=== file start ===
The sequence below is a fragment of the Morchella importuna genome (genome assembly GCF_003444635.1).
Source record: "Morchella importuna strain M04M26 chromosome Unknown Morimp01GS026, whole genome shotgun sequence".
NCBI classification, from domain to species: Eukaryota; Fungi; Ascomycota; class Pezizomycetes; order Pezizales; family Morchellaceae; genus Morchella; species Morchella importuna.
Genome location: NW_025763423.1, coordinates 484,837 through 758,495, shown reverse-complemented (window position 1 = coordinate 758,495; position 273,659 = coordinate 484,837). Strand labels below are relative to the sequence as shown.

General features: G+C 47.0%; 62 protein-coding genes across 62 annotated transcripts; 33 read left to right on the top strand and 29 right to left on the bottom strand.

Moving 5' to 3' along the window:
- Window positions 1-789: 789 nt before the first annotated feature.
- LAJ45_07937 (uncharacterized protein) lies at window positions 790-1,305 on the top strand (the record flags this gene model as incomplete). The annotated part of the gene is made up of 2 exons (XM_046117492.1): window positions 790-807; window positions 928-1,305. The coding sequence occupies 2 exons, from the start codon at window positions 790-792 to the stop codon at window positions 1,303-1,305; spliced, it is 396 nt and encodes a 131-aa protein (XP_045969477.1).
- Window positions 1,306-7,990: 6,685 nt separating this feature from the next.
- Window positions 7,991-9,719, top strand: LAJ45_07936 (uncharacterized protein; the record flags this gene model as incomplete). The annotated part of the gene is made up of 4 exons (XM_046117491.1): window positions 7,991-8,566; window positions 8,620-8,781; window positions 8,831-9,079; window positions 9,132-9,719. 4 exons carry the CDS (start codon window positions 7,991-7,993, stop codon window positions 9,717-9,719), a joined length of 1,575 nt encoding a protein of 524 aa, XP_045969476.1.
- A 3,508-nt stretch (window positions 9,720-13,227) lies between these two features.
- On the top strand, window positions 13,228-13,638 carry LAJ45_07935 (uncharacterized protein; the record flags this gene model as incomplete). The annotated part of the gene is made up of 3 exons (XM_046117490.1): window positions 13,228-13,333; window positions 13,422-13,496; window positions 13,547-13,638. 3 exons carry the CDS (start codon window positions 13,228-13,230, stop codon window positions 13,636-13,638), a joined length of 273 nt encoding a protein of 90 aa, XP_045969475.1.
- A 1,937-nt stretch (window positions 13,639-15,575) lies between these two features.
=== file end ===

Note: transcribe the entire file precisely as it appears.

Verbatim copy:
The sequence below is a fragment of the Morchella importuna genome (genome assembly GCF_003444635.1).
Source record: "Morchella importuna strain M04M26 chromosome Unknown Morimp01GS026, whole genome shotgun sequence".
NCBI classification, from domain to species: Eukaryota; Fungi; Ascomycota; class Pezizomycetes; order Pezizales; family Morchellaceae; genus Morchella; species Morchella importuna.
Genome location: NW_025763423.1, coordinates 484,837 through 758,495, shown reverse-complemented (window position 1 = coordinate 758,495; position 273,659 = coordinate 484,837). Strand labels below are relative to the sequence as shown.

General features: G+C 47.0%; 62 protein-coding genes across 62 annotated transcripts; 33 read left to right on the top strand and 29 right to left on the bottom strand.

Moving 5' to 3' along the window:
- Window positions 1-789: 789 nt before the first annotated feature.
- LAJ45_07937 (uncharacterized protein) lies at window positions 790-1,305 on the top strand (the record flags this gene model as incomplete). The annotated part of the gene is made up of 2 exons (XM_046117492.1): window positions 790-807; window positions 928-1,305. The coding sequence occupies 2 exons, from the start codon at window positions 790-792 to the stop codon at window positions 1,303-1,305; spliced, it is 396 nt and encodes a 131-aa protein (XP_045969477.1).
- Window positions 1,306-7,990: 6,685 nt separating this feature from the next.
- Window positions 7,991-9,719, top strand: LAJ45_07936 (uncharacterized protein; the record flags this gene model as incomplete). The annotated part of the gene is made up of 4 exons (XM_046117491.1): window positions 7,991-8,566; window positions 8,620-8,781; window positions 8,831-9,079; window positions 9,132-9,719. 4 exons carry the CDS (start codon window positions 7,991-7,993, stop codon window positions 9,717-9,719), a joined length of 1,575 nt encoding a protein of 524 aa, XP_045969476.1.
- A 3,508-nt stretch (window positions 9,720-13,227) lies between these two features.
- On the top strand, window positions 13,228-13,638 carry LAJ45_07935 (uncharacterized protein; the record flags this gene model as incomplete). The annotated part of the gene is made up of 3 exons (XM_046117490.1): window positions 13,228-13,333; window positions 13,422-13,496; window positions 13,547-13,638. 3 exons carry the CDS (start codon window positions 13,228-13,230, stop codon window positions 13,636-13,638), a joined length of 273 nt encoding a protein of 90 aa, XP_045969475.1.
- A 1,937-nt stretch (window positions 13,639-15,575) lies between these two features.